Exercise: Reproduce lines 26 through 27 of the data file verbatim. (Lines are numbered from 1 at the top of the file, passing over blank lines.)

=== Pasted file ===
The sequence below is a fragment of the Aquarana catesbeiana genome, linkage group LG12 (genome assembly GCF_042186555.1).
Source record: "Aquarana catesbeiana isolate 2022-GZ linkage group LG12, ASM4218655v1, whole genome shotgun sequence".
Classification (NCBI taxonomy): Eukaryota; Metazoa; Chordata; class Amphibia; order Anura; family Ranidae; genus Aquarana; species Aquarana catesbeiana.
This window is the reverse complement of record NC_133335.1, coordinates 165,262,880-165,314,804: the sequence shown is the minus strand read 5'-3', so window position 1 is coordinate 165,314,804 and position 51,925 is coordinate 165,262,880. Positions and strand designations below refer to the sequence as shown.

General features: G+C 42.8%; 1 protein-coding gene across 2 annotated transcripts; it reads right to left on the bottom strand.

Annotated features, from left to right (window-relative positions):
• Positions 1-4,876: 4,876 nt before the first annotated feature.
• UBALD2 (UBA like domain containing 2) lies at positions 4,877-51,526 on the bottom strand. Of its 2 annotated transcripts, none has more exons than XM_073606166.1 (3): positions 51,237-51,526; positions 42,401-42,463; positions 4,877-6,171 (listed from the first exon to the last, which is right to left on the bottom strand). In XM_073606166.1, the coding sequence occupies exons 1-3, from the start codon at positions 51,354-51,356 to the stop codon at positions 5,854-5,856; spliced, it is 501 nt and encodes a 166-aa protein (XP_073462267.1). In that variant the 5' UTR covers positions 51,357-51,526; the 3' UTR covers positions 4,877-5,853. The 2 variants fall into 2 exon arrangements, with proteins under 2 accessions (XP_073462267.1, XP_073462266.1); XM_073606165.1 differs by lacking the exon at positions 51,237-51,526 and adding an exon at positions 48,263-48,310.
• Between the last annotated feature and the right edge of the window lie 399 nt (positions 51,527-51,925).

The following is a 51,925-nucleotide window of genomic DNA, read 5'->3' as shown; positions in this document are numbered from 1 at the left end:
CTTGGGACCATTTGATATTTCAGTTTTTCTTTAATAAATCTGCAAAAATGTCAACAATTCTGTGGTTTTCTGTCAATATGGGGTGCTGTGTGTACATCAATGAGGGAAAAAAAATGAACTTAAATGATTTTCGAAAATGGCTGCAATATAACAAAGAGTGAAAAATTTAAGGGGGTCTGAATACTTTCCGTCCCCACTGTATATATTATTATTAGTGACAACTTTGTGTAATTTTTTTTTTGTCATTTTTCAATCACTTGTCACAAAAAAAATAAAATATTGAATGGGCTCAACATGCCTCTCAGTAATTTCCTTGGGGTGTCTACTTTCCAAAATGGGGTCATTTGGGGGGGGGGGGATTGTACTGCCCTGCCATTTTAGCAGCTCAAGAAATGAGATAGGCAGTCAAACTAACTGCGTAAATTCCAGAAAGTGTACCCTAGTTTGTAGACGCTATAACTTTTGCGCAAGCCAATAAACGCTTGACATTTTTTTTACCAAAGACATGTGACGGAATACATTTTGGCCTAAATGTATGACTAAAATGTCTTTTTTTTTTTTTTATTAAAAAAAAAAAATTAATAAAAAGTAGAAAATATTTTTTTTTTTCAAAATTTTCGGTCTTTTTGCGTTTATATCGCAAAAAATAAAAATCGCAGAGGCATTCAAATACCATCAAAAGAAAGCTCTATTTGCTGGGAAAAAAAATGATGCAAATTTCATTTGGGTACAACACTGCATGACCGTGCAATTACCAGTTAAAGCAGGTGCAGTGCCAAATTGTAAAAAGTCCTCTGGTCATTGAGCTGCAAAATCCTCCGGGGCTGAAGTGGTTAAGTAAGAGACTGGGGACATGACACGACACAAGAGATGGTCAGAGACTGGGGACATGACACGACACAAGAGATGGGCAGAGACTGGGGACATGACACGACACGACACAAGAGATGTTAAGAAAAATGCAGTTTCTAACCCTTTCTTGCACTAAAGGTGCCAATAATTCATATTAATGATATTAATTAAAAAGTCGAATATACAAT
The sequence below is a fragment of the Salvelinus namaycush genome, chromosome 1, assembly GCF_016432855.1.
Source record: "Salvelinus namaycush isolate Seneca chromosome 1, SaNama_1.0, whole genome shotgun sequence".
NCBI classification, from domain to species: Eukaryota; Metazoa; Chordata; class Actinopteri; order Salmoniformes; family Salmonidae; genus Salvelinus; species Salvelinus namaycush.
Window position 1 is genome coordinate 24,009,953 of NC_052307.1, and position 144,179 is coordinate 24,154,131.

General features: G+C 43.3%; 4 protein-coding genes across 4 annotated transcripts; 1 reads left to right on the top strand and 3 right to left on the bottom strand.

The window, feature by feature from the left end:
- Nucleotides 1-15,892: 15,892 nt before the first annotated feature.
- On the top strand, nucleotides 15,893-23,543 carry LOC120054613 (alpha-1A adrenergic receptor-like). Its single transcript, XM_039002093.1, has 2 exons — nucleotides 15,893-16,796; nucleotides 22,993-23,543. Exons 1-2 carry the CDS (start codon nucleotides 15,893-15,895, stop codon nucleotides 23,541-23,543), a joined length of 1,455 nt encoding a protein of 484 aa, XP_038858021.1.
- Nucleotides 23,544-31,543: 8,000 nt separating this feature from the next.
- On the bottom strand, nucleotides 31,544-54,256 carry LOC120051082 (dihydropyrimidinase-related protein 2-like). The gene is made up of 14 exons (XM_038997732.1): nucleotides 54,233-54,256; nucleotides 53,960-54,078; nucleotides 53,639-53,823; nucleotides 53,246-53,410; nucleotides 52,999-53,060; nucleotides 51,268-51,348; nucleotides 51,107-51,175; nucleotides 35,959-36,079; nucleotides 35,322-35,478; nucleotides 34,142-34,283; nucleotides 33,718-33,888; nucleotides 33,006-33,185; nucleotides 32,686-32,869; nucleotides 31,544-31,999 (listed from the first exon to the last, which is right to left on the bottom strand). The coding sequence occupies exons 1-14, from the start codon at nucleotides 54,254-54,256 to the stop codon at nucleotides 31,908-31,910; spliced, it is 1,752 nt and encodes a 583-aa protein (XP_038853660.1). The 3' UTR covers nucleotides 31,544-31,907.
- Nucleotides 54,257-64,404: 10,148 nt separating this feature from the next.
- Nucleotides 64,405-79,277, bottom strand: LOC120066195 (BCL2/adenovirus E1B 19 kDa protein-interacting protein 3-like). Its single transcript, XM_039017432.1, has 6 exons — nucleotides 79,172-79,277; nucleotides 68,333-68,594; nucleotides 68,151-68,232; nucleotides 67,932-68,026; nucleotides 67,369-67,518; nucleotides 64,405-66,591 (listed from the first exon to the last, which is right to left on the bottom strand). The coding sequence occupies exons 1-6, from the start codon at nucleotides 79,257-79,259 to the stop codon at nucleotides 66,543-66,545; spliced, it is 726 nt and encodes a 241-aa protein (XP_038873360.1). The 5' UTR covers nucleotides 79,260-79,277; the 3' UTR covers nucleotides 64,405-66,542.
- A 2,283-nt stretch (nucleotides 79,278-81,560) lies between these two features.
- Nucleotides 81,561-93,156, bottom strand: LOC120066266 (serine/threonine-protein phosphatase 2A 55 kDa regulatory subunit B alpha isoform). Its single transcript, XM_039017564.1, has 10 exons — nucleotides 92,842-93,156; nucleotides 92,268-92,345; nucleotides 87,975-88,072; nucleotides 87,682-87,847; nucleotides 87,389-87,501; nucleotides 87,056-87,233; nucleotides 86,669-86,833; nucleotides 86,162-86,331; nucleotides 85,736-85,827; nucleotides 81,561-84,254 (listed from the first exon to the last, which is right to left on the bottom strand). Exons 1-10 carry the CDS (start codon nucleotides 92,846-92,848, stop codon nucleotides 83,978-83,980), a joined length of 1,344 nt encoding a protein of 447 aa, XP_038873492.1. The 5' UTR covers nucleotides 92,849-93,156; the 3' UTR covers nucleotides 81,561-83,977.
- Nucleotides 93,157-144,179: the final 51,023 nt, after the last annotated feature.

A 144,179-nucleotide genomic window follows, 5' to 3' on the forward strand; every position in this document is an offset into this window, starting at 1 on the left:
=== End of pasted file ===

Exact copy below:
- Nucleotides 93,157-144,179: the final 51,023 nt, after the last annotated feature.

A 144,179-nucleotide genomic window follows, 5' to 3' on the forward strand; every position in this document is an offset into this window, starting at 1 on the left: